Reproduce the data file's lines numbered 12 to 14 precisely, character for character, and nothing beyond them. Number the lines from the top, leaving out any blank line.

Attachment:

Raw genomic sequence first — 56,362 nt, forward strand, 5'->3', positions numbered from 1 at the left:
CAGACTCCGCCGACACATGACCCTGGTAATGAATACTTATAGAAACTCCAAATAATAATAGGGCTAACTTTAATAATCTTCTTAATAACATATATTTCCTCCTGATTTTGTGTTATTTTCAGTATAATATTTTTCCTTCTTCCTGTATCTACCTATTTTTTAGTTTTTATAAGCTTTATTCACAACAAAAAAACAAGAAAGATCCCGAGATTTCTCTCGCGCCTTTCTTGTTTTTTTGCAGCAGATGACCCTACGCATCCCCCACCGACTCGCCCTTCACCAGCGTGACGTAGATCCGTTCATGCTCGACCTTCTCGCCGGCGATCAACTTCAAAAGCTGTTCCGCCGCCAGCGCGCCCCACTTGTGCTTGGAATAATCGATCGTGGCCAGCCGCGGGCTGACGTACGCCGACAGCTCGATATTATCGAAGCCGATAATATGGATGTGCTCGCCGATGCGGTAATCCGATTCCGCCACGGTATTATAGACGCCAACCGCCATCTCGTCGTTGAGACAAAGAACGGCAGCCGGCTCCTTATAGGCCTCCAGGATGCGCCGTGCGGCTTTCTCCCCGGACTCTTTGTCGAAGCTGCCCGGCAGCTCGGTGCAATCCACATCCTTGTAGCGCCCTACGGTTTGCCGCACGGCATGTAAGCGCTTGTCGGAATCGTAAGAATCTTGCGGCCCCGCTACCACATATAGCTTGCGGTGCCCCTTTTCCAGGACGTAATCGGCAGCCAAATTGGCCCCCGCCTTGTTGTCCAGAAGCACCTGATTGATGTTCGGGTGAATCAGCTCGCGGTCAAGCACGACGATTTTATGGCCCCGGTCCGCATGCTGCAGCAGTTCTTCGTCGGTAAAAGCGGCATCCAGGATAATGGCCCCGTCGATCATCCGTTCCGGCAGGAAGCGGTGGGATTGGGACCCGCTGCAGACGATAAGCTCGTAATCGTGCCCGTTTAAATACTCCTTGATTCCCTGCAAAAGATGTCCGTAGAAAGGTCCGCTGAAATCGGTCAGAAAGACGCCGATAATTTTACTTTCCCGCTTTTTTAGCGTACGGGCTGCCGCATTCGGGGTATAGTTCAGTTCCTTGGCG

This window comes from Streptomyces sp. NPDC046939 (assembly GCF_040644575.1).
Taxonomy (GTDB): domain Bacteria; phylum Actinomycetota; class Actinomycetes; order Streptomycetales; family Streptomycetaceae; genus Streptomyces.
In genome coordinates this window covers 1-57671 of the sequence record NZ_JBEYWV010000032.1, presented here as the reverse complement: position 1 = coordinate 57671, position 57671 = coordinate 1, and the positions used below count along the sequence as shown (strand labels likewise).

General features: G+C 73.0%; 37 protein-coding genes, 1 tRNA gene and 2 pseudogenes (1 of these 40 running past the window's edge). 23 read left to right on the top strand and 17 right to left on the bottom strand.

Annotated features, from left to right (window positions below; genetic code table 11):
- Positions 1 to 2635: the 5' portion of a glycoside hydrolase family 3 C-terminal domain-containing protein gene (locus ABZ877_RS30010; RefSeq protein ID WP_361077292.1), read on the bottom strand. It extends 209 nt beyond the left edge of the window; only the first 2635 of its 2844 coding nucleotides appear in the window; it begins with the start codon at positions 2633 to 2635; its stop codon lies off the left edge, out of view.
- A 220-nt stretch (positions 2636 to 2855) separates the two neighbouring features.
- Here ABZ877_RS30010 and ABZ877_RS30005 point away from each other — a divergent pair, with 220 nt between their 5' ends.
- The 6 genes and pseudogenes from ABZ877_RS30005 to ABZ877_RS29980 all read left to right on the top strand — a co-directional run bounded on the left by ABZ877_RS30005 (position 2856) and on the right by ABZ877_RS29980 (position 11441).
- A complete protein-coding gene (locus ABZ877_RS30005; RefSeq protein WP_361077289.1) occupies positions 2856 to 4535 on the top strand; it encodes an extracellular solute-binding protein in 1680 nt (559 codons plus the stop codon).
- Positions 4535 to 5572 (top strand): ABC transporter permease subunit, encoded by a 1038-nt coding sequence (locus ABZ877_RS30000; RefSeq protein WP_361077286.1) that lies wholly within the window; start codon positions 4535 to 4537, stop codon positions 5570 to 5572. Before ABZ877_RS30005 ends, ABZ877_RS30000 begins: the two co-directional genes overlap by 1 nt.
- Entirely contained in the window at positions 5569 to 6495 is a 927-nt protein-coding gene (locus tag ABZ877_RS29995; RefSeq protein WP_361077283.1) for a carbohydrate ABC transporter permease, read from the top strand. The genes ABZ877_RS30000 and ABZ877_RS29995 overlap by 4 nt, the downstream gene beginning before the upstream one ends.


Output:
- A complete protein-coding gene (locus ABZ877_RS30005; RefSeq protein WP_361077289.1) occupies positions 2856 to 4535 on the top strand; it encodes an extracellular solute-binding protein in 1680 nt (559 codons plus the stop codon).
- Positions 4535 to 5572 (top strand): ABC transporter permease subunit, encoded by a 1038-nt coding sequence (locus ABZ877_RS30000; RefSeq protein WP_361077286.1) that lies wholly within the window; start codon positions 4535 to 4537, stop codon positions 5570 to 5572. Before ABZ877_RS30005 ends, ABZ877_RS30000 begins: the two co-directional genes overlap by 1 nt.
- Entirely contained in the window at positions 5569 to 6495 is a 927-nt protein-coding gene (locus tag ABZ877_RS29995; RefSeq protein WP_361077283.1) for a carbohydrate ABC transporter permease, read from the top strand. The genes ABZ877_RS30000 and ABZ877_RS29995 overlap by 4 nt, the downstream gene beginning before the upstream one ends.